Program helps others reach their potentialPublished 11:09am Tuesday, September 3, 2013
Everyone deserves to be as independent as possible.
One way to do that is through employment. Maintaining a steady job is an important way to learn personal and fiscal responsibility.
Several state and local groups in Shelby County have joined together to make that prospect easier for special needs students.
Project SEARCH is a national program designed to help special needs high school students transition to the work force through a series of internships with a community partner. Locally, the program is made possible through a partnership between a handful of local and state groups, including the ARC of Shelby County and Shelby Baptist Medical Center.
The program offers a combination of classroom instruction and internships. Students rotate through three 10-week internships at Shelby Baptist Medical Center, where they work at different departments, including physical therapy and the diagnostic center.
In May of 2012, Shelby County Reporter Managing Editor Katie McDowell visited Shelby Baptist Medical Center to learn more about the program, then in its first year. While there, she met 18-year-old Jamie Whatley, whose coordinators said had matured greatly during her internships.
“She was shy, but she’s not now,” said Anne Clayton, a Shelby Baptist employee who served as a Project SEARCH mentor in the administration department. “I think Jamie is ready for the work field. She’s got the personality. She’s got the skills.”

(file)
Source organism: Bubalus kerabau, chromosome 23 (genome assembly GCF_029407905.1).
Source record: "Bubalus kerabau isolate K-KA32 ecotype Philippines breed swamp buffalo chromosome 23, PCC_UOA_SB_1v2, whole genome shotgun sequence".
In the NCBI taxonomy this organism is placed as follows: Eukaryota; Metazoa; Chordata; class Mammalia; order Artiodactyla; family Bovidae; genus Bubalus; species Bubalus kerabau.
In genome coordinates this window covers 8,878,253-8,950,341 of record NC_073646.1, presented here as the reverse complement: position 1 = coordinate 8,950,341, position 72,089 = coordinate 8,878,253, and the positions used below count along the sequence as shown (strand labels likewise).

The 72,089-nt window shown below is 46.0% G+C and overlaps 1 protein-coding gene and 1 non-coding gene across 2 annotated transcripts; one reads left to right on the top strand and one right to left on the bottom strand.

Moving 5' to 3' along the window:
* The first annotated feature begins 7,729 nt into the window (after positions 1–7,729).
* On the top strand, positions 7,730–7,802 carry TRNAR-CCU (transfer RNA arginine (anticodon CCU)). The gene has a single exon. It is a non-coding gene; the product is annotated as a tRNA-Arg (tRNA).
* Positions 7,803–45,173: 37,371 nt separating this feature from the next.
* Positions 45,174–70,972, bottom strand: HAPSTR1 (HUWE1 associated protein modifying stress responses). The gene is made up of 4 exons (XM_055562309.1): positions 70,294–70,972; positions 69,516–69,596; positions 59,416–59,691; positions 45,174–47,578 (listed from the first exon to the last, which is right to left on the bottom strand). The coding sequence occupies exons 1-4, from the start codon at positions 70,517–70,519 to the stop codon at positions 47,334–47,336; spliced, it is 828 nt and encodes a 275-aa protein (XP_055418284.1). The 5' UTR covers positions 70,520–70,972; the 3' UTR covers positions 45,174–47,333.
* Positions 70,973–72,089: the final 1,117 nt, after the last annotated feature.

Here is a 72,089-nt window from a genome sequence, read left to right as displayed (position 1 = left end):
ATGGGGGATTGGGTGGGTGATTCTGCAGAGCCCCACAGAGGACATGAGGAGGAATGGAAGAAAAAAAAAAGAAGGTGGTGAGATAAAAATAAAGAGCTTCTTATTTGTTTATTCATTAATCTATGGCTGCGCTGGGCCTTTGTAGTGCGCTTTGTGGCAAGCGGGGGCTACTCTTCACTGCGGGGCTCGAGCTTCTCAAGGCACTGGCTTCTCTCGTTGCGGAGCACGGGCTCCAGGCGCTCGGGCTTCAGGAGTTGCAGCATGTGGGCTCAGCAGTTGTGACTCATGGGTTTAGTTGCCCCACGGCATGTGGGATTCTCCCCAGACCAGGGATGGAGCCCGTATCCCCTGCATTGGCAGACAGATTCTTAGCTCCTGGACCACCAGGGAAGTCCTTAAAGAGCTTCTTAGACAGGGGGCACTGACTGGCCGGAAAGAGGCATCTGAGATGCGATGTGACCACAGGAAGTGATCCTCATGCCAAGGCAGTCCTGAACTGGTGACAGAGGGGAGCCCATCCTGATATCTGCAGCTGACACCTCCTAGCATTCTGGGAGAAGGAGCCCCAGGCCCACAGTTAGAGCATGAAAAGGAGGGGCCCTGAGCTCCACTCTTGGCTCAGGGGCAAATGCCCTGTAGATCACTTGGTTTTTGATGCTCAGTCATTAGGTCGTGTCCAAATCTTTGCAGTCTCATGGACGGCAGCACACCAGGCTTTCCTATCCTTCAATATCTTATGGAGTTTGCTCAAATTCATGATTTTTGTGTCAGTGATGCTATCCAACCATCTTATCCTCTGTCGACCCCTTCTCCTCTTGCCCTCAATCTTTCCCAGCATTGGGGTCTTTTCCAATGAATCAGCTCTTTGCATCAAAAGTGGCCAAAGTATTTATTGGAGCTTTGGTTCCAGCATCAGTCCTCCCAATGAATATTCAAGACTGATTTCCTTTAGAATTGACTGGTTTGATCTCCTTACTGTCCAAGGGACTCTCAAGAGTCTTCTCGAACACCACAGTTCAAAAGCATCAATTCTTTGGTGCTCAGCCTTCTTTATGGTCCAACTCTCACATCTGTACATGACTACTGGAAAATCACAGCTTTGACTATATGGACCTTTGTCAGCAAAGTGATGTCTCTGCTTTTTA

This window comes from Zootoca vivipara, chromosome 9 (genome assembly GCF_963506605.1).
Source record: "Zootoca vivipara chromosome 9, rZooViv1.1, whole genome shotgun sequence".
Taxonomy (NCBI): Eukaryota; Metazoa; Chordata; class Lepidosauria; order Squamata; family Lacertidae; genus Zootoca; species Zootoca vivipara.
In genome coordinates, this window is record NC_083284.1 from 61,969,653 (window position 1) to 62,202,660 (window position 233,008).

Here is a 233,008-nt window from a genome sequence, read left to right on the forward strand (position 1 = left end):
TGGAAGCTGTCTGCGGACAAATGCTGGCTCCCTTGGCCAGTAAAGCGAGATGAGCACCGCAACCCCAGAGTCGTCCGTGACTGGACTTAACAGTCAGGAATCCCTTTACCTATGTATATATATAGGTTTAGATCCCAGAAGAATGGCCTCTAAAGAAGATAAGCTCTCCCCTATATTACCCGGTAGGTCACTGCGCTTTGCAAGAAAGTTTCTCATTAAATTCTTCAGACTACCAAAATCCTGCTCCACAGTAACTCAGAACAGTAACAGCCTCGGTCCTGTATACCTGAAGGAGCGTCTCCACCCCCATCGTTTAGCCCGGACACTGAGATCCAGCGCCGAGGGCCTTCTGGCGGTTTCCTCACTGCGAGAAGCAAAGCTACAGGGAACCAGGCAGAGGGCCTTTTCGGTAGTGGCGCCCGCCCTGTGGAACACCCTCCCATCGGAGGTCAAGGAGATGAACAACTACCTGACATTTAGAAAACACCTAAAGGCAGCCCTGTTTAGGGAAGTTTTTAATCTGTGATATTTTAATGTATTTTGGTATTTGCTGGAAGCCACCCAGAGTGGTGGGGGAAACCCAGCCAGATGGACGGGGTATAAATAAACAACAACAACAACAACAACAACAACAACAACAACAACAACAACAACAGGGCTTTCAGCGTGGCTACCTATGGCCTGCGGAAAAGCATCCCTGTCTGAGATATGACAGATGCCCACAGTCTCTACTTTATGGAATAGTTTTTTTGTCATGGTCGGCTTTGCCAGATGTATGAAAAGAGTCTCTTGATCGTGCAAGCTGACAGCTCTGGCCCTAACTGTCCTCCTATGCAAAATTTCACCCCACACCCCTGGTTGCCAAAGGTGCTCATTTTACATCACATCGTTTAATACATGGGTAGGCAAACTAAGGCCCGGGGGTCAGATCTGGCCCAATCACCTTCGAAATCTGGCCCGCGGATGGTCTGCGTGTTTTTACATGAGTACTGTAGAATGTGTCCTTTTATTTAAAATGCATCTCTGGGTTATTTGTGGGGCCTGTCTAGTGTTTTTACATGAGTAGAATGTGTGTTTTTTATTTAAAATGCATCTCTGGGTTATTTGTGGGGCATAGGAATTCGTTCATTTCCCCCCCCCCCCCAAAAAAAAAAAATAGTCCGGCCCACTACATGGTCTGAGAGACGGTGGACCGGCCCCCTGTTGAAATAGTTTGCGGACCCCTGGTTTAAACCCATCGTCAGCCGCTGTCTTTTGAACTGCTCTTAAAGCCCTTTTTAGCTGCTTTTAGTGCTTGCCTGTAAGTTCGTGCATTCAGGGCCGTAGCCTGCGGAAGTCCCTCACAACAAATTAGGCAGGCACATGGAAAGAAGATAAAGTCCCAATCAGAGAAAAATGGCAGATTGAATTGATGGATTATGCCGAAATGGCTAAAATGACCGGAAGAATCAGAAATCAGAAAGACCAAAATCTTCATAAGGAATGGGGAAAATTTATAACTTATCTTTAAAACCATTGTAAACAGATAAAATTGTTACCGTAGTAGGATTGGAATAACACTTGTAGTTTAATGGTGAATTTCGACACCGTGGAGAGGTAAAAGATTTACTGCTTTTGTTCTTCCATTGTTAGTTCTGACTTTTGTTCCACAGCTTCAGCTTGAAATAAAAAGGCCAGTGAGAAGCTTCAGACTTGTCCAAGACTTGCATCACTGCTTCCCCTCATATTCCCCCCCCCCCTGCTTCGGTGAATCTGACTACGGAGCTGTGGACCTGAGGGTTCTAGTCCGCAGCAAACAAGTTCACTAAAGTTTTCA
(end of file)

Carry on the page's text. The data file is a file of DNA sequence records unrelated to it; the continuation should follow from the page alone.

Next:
Clayton was right. Whatley was ready for the workforce, and she is one of several interns from the Project SEARCH’s pilot year who have found paid employment at places like TJ Maxx, Shelby Baptist Medical Center and local restaurants.
These former students are proof that this program works, and we are happy to hear that they are now employed, many right here in Shelby County. Project SEARCH is a fantastic program. It benefits the students, who learn independence and fiscal and personal responsibility; their parents, who get to watch their children blossom; and the county, which gains potential employees with social and work skills.
We would like to thank the Project SEARCH coordinators and everyone at Shelby Baptist Medical Center for helping these students reach their full potential. We look forward to seeing what this new class of interns achieves.
The We Say is the opinion of the Shelby County Reporter editorial board.